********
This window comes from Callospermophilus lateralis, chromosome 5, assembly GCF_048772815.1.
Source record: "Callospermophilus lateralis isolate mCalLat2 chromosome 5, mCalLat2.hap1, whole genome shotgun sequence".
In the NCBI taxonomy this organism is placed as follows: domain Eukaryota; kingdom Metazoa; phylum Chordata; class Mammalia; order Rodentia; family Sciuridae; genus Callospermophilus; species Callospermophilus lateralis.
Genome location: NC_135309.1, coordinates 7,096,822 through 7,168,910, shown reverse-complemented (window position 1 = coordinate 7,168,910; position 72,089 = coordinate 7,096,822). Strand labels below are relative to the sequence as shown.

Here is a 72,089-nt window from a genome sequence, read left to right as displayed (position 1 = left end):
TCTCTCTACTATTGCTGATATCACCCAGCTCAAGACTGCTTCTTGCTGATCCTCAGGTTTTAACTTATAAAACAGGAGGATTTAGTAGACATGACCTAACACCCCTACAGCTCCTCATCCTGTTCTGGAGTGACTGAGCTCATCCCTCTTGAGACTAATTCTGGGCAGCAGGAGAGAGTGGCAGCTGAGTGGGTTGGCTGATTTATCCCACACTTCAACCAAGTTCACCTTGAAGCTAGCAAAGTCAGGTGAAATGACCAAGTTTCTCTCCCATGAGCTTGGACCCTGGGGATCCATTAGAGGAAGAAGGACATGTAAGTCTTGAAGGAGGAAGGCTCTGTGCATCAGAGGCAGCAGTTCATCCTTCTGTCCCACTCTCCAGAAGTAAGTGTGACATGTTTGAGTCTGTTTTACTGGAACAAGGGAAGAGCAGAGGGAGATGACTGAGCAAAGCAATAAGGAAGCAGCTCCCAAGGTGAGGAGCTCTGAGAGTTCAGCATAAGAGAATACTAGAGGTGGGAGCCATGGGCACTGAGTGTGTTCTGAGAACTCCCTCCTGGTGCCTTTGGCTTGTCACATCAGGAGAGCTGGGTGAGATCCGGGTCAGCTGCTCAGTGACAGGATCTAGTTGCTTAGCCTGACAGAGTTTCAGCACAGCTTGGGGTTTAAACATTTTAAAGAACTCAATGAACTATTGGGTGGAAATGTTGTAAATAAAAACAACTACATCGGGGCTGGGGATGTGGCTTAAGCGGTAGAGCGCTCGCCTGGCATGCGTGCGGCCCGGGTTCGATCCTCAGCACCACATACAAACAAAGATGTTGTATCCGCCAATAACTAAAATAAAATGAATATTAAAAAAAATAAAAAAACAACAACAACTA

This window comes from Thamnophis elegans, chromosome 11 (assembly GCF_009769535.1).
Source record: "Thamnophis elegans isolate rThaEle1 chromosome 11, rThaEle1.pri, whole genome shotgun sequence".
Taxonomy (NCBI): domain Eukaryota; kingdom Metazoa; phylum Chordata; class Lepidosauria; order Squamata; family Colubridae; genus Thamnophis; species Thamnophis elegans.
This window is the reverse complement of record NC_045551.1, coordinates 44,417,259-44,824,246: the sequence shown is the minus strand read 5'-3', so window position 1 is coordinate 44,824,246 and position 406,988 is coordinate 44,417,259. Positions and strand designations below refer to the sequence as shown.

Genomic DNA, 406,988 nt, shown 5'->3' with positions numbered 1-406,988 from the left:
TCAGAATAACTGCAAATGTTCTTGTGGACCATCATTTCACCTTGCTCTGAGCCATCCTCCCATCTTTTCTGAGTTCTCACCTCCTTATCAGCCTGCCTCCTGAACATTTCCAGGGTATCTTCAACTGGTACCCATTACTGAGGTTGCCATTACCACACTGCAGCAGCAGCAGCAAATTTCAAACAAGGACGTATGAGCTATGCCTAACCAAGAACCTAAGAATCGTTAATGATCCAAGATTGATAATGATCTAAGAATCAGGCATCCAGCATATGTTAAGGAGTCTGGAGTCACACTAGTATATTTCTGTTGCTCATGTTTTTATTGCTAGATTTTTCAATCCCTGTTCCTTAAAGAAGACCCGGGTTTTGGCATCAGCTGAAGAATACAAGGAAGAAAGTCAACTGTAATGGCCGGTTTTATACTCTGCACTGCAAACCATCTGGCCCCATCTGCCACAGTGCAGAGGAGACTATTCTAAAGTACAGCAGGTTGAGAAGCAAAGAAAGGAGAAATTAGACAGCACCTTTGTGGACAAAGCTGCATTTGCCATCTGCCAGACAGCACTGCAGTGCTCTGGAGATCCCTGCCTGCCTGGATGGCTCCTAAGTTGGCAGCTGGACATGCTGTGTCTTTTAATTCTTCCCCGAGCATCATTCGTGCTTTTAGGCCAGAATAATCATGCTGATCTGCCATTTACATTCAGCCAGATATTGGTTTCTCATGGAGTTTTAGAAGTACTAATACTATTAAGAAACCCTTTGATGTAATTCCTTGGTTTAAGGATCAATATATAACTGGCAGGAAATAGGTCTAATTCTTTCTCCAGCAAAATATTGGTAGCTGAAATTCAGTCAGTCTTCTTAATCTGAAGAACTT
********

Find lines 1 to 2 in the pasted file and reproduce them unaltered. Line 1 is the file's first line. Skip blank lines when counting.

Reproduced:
This window comes from Callospermophilus lateralis, chromosome 5, assembly GCF_048772815.1.
Source record: "Callospermophilus lateralis isolate mCalLat2 chromosome 5, mCalLat2.hap1, whole genome shotgun sequence".